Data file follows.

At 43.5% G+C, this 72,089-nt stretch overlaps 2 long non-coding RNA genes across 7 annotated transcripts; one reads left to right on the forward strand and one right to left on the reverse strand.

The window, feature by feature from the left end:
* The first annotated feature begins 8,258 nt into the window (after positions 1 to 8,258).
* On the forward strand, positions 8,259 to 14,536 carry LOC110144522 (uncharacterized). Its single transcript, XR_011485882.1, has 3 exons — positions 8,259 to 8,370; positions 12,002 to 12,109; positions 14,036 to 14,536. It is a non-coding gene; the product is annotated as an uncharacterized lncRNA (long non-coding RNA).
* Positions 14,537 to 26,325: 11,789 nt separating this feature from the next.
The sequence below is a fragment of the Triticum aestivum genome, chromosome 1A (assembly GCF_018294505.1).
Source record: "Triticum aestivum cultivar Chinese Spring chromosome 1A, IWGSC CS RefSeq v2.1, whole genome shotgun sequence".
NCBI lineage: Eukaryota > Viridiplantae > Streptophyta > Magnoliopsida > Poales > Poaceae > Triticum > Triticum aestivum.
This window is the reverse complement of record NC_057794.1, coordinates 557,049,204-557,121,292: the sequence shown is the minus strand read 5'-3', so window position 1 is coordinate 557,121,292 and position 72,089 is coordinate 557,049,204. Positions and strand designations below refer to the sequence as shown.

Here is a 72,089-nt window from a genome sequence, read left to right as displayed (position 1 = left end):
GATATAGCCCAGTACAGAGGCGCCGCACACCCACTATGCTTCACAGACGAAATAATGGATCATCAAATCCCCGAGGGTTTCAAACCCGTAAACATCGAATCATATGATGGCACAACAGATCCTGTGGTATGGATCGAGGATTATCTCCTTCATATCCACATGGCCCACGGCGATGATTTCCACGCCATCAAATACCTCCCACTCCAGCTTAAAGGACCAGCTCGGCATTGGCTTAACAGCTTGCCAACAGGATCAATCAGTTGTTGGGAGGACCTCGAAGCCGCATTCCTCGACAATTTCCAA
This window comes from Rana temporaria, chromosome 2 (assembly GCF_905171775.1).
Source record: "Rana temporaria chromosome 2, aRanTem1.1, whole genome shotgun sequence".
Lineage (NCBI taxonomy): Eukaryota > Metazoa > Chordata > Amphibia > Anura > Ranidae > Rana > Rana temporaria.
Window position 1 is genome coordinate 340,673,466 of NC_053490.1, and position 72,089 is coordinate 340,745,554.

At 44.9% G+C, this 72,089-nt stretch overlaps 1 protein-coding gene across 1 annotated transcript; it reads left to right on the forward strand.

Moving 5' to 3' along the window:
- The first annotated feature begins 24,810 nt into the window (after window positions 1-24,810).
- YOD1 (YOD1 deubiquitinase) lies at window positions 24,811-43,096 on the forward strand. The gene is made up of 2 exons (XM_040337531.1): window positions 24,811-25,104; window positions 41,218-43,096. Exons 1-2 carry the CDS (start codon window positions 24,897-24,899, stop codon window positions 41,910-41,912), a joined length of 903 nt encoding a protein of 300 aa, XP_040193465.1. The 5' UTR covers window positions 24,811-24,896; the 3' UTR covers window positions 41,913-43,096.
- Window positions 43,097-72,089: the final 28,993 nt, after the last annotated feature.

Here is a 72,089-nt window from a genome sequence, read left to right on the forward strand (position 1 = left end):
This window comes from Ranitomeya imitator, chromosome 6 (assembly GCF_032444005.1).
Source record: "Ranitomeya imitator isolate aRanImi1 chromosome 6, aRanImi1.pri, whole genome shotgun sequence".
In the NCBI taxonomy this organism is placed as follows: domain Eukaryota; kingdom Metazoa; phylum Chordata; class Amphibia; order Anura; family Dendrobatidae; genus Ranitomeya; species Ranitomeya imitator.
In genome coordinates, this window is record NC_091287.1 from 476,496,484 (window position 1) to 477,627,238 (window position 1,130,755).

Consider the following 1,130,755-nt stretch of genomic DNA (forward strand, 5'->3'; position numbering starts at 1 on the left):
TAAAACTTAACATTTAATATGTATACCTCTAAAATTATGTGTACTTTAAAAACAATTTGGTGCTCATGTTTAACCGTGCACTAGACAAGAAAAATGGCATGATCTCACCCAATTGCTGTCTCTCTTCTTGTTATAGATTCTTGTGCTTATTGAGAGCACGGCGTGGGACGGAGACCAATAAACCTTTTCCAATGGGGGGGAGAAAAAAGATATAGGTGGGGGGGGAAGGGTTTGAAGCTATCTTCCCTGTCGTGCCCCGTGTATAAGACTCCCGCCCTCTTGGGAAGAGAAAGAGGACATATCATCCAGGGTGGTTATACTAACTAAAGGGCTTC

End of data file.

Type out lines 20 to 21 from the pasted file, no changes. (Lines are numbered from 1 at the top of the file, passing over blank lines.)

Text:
- Window positions 43,097-72,089: the final 28,993 nt, after the last annotated feature.

Here is a 72,089-nt window from a genome sequence, read left to right on the forward strand (position 1 = left end):